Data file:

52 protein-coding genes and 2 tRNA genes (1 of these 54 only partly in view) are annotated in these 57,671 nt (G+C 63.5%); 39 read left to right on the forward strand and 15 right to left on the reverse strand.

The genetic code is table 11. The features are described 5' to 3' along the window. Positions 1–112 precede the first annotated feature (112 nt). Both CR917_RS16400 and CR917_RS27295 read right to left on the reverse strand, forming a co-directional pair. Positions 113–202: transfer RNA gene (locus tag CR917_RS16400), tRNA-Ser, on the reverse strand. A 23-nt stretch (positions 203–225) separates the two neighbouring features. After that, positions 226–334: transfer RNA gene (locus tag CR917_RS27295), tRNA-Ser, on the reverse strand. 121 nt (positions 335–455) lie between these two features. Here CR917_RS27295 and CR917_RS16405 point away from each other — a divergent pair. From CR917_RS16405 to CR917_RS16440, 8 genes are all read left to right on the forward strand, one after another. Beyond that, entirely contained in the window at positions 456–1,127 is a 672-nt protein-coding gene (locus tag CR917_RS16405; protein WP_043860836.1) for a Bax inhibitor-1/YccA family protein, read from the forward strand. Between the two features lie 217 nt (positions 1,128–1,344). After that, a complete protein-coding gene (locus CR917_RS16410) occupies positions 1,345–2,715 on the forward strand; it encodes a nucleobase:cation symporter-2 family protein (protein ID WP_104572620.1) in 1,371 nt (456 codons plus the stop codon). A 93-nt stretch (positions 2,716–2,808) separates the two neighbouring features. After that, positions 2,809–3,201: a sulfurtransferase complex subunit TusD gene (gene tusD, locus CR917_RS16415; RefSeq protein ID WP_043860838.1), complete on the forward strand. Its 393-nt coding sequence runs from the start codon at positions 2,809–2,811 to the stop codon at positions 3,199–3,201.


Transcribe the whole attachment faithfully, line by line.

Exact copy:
52 protein-coding genes and 2 tRNA genes (1 of these 54 only partly in view) are annotated in these 57,671 nt (G+C 63.5%); 39 read left to right on the forward strand and 15 right to left on the reverse strand.

The genetic code is table 11. The features are described 5' to 3' along the window. Positions 1–112 precede the first annotated feature (112 nt). Both CR917_RS16400 and CR917_RS27295 read right to left on the reverse strand, forming a co-directional pair. Positions 113–202: transfer RNA gene (locus tag CR917_RS16400), tRNA-Ser, on the reverse strand. A 23-nt stretch (positions 203–225) separates the two neighbouring features. After that, positions 226–334: transfer RNA gene (locus tag CR917_RS27295), tRNA-Ser, on the reverse strand. 121 nt (positions 335–455) lie between these two features. Here CR917_RS27295 and CR917_RS16405 point away from each other — a divergent pair. From CR917_RS16405 to CR917_RS16440, 8 genes are all read left to right on the forward strand, one after another. Beyond that, entirely contained in the window at positions 456–1,127 is a 672-nt protein-coding gene (locus tag CR917_RS16405; protein WP_043860836.1) for a Bax inhibitor-1/YccA family protein, read from the forward strand. Between the two features lie 217 nt (positions 1,128–1,344). After that, a complete protein-coding gene (locus CR917_RS16410) occupies positions 1,345–2,715 on the forward strand; it encodes a nucleobase:cation symporter-2 family protein (protein ID WP_104572620.1) in 1,371 nt (456 codons plus the stop codon). A 93-nt stretch (positions 2,716–2,808) separates the two neighbouring features. After that, positions 2,809–3,201: a sulfurtransferase complex subunit TusD gene (gene tusD, locus CR917_RS16415; RefSeq protein ID WP_043860838.1), complete on the forward strand. Its 393-nt coding sequence runs from the start codon at positions 2,809–2,811 to the stop codon at positions 3,199–3,201.